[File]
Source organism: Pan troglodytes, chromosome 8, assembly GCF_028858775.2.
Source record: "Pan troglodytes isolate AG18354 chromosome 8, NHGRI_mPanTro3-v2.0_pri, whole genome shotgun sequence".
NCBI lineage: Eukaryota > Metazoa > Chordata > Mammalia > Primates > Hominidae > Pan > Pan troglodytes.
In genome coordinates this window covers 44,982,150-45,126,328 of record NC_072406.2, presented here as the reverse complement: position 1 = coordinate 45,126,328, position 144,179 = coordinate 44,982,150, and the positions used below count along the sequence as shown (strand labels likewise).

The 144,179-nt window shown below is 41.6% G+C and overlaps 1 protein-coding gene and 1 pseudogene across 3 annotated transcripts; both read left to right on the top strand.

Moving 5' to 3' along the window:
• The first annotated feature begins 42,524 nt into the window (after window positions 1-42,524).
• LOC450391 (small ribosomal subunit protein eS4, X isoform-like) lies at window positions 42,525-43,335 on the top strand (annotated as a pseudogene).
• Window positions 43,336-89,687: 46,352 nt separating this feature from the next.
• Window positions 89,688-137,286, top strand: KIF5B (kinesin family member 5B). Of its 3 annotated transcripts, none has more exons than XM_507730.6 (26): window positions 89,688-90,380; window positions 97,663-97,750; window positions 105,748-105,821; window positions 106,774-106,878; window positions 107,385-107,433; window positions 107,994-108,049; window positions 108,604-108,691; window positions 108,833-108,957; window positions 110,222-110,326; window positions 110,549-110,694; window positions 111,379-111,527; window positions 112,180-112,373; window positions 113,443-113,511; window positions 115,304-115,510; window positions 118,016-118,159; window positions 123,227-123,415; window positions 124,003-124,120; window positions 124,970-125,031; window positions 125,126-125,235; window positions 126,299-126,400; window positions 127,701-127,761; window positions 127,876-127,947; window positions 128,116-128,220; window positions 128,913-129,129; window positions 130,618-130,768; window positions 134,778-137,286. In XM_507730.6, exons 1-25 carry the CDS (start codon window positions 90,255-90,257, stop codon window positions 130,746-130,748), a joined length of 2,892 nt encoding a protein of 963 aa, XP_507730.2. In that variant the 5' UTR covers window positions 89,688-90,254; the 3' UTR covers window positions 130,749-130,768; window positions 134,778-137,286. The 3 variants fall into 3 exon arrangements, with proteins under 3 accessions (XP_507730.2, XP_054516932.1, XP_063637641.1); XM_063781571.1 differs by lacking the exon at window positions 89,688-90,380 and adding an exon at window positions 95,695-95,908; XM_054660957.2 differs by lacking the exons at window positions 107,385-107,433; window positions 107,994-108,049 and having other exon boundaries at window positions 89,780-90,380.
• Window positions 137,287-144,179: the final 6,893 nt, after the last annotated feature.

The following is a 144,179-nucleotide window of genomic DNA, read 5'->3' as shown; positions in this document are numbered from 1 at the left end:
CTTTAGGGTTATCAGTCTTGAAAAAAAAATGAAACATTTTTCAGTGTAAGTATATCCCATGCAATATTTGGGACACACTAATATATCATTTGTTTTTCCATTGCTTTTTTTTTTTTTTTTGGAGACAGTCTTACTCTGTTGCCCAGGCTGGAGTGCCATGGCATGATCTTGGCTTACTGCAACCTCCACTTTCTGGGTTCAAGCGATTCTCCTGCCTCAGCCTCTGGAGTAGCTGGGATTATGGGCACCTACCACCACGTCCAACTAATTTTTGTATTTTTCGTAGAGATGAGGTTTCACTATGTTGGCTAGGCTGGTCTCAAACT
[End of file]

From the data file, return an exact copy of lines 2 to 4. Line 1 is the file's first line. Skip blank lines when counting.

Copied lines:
Source record: "Pan troglodytes isolate AG18354 chromosome 8, NHGRI_mPanTro3-v2.0_pri, whole genome shotgun sequence".
NCBI lineage: Eukaryota > Metazoa > Chordata > Mammalia > Primates > Hominidae > Pan > Pan troglodytes.
In genome coordinates this window covers 44,982,150-45,126,328 of record NC_072406.2, presented here as the reverse complement: position 1 = coordinate 45,126,328, position 144,179 = coordinate 44,982,150, and the positions used below count along the sequence as shown (strand labels likewise).